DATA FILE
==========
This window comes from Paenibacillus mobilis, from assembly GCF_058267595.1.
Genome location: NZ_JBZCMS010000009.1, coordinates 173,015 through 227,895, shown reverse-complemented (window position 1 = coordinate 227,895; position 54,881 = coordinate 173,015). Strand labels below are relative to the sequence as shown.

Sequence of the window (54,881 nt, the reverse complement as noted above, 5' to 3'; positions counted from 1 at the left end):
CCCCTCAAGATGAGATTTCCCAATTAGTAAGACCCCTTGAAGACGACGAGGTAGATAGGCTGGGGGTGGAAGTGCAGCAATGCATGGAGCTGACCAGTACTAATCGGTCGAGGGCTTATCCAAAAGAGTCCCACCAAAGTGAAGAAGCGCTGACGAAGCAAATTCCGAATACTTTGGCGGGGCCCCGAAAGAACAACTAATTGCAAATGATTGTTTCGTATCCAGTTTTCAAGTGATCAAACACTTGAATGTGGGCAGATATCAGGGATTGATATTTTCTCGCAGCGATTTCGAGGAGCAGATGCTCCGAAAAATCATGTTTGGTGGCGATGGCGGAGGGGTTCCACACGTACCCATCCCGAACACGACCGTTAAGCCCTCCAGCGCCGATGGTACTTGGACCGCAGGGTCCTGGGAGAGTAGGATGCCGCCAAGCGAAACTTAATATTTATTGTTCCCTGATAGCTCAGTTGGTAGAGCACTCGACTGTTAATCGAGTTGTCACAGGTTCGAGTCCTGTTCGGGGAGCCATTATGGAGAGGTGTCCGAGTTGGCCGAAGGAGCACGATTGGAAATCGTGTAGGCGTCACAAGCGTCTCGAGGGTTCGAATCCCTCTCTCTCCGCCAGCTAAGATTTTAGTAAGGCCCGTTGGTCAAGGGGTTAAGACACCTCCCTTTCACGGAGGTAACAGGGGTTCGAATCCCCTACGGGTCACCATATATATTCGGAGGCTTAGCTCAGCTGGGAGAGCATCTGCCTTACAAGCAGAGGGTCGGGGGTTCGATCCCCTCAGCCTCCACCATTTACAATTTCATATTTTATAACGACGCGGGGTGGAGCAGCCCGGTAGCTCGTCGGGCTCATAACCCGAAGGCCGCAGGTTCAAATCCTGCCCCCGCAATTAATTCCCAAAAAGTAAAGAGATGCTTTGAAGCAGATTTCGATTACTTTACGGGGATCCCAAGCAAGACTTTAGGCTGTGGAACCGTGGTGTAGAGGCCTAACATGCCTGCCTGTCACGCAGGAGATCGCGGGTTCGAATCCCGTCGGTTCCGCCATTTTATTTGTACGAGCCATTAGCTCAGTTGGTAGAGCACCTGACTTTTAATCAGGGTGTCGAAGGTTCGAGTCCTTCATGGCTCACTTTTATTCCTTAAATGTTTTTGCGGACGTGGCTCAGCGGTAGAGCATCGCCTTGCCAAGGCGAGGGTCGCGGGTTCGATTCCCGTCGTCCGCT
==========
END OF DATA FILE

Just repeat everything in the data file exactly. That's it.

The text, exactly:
This window comes from Paenibacillus mobilis, from assembly GCF_058267595.1.
Genome location: NZ_JBZCMS010000009.1, coordinates 173,015 through 227,895, shown reverse-complemented (window position 1 = coordinate 227,895; position 54,881 = coordinate 173,015). Strand labels below are relative to the sequence as shown.

Sequence of the window (54,881 nt, the reverse complement as noted above, 5' to 3'; positions counted from 1 at the left end):
CCCCTCAAGATGAGATTTCCCAATTAGTAAGACCCCTTGAAGACGACGAGGTAGATAGGCTGGGGGTGGAAGTGCAGCAATGCATGGAGCTGACCAGTACTAATCGGTCGAGGGCTTATCCAAAAGAGTCCCACCAAAGTGAAGAAGCGCTGACGAAGCAAATTCCGAATACTTTGGCGGGGCCCCGAAAGAACAACTAATTGCAAATGATTGTTTCGTATCCAGTTTTCAAGTGATCAAACACTTGAATGTGGGCAGATATCAGGGATTGATATTTTCTCGCAGCGATTTCGAGGAGCAGATGCTCCGAAAAATCATGTTTGGTGGCGATGGCGGAGGGGTTCCACACGTACCCATCCCGAACACGACCGTTAAGCCCTCCAGCGCCGATGGTACTTGGACCGCAGGGTCCTGGGAGAGTAGGATGCCGCCAAGCGAAACTTAATATTTATTGTTCCCTGATAGCTCAGTTGGTAGAGCACTCGACTGTTAATCGAGTTGTCACAGGTTCGAGTCCTGTTCGGGGAGCCATTATGGAGAGGTGTCCGAGTTGGCCGAAGGAGCACGATTGGAAATCGTGTAGGCGTCACAAGCGTCTCGAGGGTTCGAATCCCTCTCTCTCCGCCAGCTAAGATTTTAGTAAGGCCCGTTGGTCAAGGGGTTAAGACACCTCCCTTTCACGGAGGTAACAGGGGTTCGAATCCCCTACGGGTCACCATATATATTCGGAGGCTTAGCTCAGCTGGGAGAGCATCTGCCTTACAAGCAGAGGGTCGGGGGTTCGATCCCCTCAGCCTCCACCATTTACAATTTCATATTTTATAACGACGCGGGGTGGAGCAGCCCGGTAGCTCGTCGGGCTCATAACCCGAAGGCCGCAGGTTCAAATCCTGCCCCCGCAATTAATTCCCAAAAAGTAAAGAGATGCTTTGAAGCAGATTTCGATTACTTTACGGGGATCCCAAGCAAGACTTTAGGCTGTGGAACCGTGGTGTAGAGGCCTAACATGCCTGCCTGTCACGCAGGAGATCGCGGGTTCGAATCCCGTCGGTTCCGCCATTTTATTTGTACGAGCCATTAGCTCAGTTGGTAGAGCACCTGACTTTTAATCAGGGTGTCGAAGGTTCGAGTCCTTCATGGCTCACTTTTATTCCTTAAATGTTTTTGCGGACGTGGCTCAGCGGTAGAGCATCGCCTTGCCAAGGCGAGGGTCGCGGGTTCGATTCCCGTCGTCCGCT